U.S. President Donald Trump recently declared a war on terror in parts of Somalia, targeting the local al Qaeda-linked militant group al-Shabaab.
President Trump, has given the Pentagon more authority to carry out airstrikes in Somalia, according to the Hill. Mr Trump’s directive was signed on Wednesday effectively declaring parts of Somalia an “area of active hostilities,” where war-zone targeting rules will apply for at least a 180-day period.
The New York Times reports that the new directive essentially relaxes most of the rigid military guidelines meant to prevent civilian casualties in Somalia when counter-terrorism air strikes are carried out.
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Pentagon spokesman Capt. Jeff Davis said in a statement:
The president has approved a Department of Defense proposal to provide additional precision fires in support of African Union Mission in Somalia (AMISOM) and Somali security forces operations to defeat al-Shabaab in Somalia.”
U.S. Africa Command head Gen. Thomas Waldhauser says that he welcomes the changes, describing it as necessary to hasten progress in the anti-terror war against the militant group al-Shabaab.
“It’s very important and very helpful for us to have little more flexibility, a little bit more timeliness, in terms of decision-making process,” Waldhauser said at the Pentagon.
Before Trump’s directive, the small contingent of U.S. troops in Somalia were allowed to carry out only limited strikes mostly in self-defense. In addition, Somalia was not considered an active war zone and all proposed military offensives needed high-level, interagency vetting. The military also needed to prove the target posed a threat to Americans and that there was a near-certainty that no civilians would die.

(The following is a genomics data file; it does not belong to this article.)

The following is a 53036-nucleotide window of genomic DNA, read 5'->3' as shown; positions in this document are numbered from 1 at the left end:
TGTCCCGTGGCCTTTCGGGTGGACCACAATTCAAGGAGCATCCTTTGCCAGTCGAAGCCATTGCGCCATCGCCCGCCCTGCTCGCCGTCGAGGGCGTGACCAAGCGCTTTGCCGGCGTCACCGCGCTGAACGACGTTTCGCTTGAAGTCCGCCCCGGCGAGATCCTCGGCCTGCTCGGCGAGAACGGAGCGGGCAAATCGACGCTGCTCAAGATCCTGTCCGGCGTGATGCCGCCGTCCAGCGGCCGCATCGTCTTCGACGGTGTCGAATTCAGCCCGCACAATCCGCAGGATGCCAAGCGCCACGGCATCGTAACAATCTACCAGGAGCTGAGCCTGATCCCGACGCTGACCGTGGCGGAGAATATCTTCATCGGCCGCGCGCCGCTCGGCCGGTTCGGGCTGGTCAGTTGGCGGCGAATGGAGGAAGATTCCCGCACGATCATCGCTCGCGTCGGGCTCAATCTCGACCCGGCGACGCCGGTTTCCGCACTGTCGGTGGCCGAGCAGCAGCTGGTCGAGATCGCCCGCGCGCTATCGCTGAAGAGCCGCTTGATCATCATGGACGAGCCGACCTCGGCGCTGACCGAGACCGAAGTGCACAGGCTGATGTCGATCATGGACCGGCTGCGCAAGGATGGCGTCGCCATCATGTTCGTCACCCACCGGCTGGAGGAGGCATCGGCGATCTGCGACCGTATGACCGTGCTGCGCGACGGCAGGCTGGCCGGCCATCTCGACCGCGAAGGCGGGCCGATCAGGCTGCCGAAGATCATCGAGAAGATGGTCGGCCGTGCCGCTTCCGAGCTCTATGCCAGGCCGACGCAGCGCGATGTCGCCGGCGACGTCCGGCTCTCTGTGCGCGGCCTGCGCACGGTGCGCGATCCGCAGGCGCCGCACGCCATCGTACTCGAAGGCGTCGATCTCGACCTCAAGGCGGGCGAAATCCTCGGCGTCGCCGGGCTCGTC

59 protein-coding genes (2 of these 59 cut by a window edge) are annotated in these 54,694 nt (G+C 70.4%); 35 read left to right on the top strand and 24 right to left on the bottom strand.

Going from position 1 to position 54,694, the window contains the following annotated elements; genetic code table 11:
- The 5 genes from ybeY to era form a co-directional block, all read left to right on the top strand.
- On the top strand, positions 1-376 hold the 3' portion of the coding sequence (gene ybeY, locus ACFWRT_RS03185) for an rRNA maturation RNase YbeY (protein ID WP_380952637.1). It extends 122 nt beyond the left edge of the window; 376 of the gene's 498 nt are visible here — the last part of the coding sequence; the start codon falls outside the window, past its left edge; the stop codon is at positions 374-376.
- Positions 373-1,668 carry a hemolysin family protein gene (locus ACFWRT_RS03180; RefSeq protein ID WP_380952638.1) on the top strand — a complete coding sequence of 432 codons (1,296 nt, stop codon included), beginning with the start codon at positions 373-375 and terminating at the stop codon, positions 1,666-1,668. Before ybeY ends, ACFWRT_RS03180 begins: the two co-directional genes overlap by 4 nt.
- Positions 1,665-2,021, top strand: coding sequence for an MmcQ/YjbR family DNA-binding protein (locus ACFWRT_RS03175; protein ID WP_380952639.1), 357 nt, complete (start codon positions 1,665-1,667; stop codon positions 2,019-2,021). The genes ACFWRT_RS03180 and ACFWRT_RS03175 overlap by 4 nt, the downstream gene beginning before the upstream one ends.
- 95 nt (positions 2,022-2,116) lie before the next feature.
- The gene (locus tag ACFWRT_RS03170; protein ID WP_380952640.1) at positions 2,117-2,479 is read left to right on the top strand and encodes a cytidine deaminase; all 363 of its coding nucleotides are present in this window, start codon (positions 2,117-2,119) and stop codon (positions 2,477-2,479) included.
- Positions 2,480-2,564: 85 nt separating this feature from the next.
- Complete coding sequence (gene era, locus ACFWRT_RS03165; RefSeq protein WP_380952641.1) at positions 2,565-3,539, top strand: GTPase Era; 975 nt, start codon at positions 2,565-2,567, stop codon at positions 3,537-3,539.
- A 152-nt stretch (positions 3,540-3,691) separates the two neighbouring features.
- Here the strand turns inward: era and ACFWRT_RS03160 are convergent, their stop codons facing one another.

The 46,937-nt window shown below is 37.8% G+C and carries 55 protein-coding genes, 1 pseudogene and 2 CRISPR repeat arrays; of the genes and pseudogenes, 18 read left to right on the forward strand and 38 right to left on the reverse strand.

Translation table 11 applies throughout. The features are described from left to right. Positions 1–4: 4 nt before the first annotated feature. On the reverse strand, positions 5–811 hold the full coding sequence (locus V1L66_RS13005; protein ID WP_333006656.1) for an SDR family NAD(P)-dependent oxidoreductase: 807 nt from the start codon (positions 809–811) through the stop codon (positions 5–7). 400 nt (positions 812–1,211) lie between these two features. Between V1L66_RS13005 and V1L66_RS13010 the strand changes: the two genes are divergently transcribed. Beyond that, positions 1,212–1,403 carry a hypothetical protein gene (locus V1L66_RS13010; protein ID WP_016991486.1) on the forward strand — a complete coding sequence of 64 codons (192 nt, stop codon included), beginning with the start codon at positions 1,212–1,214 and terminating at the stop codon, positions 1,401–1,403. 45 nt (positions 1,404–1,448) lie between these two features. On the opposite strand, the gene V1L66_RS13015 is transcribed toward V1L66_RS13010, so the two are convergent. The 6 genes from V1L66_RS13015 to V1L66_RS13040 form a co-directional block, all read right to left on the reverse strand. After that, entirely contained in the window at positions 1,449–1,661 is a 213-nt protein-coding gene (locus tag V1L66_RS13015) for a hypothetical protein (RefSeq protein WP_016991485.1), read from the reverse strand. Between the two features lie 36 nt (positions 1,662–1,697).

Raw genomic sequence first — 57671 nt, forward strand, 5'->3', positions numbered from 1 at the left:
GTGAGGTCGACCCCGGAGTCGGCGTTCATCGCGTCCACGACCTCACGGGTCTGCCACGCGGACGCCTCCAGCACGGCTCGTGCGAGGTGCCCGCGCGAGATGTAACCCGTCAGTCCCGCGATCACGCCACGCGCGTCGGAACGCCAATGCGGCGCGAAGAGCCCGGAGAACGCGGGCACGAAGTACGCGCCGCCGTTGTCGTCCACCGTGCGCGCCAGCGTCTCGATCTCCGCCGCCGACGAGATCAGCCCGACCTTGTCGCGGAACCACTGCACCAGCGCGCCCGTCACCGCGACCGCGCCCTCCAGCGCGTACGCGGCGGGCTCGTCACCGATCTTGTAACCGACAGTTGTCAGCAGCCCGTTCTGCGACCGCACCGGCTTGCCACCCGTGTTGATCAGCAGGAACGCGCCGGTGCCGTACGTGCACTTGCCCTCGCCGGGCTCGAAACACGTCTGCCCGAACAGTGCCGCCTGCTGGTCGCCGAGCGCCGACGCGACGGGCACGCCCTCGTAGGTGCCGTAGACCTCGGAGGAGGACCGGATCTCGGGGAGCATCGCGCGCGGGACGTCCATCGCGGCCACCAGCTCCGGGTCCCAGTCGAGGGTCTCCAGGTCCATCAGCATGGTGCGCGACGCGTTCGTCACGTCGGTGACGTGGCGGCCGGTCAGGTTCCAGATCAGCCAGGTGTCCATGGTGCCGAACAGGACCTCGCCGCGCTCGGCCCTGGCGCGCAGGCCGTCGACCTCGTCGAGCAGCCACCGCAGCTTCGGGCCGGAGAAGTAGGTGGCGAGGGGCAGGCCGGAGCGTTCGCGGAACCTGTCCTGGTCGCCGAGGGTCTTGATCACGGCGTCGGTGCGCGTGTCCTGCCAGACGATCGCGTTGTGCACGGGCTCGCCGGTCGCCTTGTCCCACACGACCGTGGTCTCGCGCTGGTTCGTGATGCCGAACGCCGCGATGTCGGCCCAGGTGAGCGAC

With the new directive, Captain Davis believes that the United States and its allies can expect to record significant gains in the coming months as the African Command will have more latitude to operate.
“Somali and AMISOM forces have already achieved significant success in recapturing territory from al-Shabaab and additional U.S. support will help them increase pressure on al-Shabaab and reduce the risk to our partner forces when they conduct operations,” he said.
“The additional support provided by this authority will help deny al-Shabaab safe havens from which it could attack U.S. citizens or U.S. interests in the region.”
However, aid agencies say they fear the ratcheting up of the U.S. offensive could worsen an already critical humanitarian crisis: Poor rainfalls and the accompanying drought have combined to launch Somalia and much of East Africa in to one of its worst famines in years.